Speaker 2: 01:56 Well, there was two I'm in downtown San Diego. I believe there was another one in Escondido. I did not go to that one. Uh, the first one was outside the San Diego superior court. Um, it was pretty small. I was at that one, it was around 4:00 PM. I would say, uh, maybe started off with like a handful of people. And then, uh, throughout the day became like 35 people. And then after that, there was one at 7:00 PM, uh, closer to downtown area, like on eighth and B street. And, um, that one, you know, we had like hundreds of protesters.
Speaker 1: 02:28 Now, the San Diego Sheriff's department apparently secured the front of the superior court building downtown. What actions did they take?
Speaker 2: 02:36 So that was interesting. I actually had just walked up to the court building before that happened. Um, there, there weren't any protesters yet, but, um, these deputies came out and they just placed caution tape around the steps T kinda to prevent people from is from standing on the stairs. It seemed, um, and yeah, they just rolled out some, some caution tape. They stood there for a little while. I think one or two protestors had up at that time. And, um, they ended up just going back inside the courthouse, even when the bigger group came about. Um, most of the Sheriff's deputies stayed inside. You could see them through the window, uh, doors or the glass doors. Sorry. Um, but, but they weren't doing this kind of like big presence where they were, you know, standing out there. It was just a couple of sheriffs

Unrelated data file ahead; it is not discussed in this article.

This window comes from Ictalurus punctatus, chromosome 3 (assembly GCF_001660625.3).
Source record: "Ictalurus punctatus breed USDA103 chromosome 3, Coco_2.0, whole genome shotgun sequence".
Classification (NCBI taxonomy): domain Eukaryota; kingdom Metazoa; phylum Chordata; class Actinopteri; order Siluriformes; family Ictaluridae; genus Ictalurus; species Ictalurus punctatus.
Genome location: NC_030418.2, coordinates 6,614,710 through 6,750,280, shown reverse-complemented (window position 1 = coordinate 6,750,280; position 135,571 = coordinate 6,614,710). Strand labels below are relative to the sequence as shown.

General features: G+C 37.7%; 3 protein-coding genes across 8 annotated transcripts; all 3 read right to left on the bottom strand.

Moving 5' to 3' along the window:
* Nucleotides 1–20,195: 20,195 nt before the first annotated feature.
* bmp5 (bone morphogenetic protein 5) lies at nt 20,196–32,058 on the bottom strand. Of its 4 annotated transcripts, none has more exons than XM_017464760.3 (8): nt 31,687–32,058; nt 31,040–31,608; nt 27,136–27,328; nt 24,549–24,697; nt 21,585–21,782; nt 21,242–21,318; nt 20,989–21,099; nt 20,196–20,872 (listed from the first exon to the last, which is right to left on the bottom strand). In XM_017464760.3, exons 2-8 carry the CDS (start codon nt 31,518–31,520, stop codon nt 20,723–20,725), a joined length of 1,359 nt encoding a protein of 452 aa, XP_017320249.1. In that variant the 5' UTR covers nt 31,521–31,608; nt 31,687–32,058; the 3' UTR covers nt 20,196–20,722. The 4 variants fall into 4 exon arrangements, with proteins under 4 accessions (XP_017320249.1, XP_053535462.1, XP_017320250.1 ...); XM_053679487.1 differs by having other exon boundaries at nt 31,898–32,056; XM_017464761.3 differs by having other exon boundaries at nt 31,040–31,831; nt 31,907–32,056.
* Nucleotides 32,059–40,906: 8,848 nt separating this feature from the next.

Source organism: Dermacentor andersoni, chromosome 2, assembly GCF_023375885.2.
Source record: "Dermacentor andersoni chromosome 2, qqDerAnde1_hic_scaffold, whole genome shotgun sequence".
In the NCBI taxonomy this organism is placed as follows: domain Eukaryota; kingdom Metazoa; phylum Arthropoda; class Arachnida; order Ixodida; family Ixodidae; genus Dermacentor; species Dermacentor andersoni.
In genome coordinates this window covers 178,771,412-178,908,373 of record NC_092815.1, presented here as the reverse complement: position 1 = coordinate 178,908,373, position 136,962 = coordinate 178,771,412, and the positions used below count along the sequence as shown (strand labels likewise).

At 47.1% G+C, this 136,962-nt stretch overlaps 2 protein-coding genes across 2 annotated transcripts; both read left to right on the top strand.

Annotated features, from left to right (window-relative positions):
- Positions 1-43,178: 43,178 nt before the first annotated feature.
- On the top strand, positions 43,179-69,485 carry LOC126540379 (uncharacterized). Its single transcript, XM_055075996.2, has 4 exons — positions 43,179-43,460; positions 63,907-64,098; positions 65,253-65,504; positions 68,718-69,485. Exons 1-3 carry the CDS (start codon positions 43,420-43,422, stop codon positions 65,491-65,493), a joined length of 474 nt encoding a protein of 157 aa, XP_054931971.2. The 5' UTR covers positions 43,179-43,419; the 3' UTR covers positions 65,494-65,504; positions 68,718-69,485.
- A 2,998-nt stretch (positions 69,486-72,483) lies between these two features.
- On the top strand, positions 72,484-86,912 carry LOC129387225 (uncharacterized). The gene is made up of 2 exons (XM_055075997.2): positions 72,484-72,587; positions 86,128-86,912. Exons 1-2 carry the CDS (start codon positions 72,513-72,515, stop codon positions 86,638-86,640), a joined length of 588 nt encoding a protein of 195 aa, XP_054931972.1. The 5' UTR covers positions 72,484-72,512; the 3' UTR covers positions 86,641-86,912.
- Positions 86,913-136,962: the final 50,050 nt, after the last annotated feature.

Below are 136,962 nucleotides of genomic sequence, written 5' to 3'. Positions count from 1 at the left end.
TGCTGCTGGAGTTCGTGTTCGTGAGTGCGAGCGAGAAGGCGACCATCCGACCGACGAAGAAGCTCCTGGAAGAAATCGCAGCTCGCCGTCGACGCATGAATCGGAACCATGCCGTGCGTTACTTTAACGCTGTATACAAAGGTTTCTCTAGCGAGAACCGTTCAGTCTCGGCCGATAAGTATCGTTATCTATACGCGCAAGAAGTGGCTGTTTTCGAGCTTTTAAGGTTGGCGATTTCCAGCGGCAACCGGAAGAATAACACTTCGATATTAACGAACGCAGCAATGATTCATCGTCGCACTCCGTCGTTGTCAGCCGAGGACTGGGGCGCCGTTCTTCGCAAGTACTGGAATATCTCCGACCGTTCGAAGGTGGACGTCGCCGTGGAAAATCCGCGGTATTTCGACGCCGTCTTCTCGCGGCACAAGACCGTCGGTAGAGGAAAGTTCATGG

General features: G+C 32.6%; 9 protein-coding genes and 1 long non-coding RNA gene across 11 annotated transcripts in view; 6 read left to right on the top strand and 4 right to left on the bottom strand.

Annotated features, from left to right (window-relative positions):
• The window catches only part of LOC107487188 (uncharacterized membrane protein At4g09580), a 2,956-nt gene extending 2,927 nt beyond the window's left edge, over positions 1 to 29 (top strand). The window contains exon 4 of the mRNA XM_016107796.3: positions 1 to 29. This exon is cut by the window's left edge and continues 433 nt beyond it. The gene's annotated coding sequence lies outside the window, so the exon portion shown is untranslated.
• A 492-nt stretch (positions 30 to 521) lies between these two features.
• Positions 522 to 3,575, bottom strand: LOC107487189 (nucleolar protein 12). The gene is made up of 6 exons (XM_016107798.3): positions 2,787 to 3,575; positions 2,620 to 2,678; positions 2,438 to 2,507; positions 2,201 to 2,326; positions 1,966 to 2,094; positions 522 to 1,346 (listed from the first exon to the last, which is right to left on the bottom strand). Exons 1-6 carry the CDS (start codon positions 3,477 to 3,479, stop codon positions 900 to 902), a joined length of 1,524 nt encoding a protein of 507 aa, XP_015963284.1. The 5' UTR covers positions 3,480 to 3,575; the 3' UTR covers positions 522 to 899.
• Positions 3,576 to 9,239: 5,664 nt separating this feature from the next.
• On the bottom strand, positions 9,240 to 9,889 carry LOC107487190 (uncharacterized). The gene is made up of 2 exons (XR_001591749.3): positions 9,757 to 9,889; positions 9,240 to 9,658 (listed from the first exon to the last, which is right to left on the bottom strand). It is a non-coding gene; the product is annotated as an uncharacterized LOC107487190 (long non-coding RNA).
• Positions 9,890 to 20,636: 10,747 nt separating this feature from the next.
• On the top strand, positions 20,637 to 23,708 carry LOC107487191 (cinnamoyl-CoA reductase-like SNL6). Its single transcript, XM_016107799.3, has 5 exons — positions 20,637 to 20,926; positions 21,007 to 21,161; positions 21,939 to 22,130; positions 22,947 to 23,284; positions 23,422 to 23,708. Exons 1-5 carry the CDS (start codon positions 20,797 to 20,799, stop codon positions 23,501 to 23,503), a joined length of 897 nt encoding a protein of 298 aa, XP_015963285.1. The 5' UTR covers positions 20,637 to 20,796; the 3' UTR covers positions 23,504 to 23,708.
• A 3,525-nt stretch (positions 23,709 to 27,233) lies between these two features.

Speaker 1: 03:22 Police apparently declared the evening protest that smaller protest, where the arrests were made, uh, an unlawful assembly. Did you two reporters, see the protests turned violent?
Speaker 2: 03:34 I personally didn't, like I said, I was at the earlier one and that one was pretty calm. Uh, there's not a lot of police presence, although there were some, um, in the group who, um, you know, did mention, um, some intentions that if, if things got violent from police officers, that they were going to return with some sort of action. I didn't see it personally, but, um, later once at night time, Alex did capture some videos on, on Twitter. Um, you know, you, in one video, you see police officers kind of pull this protester, um, behind their line. And, um, it kind of looks like a scuffle maybe, um, maybe they were on top of him sort of, and you can just hear in the background, this woman, you know, screaming and, uh, telling them to let them go. And, um, so, so that's kind of what was captured last night.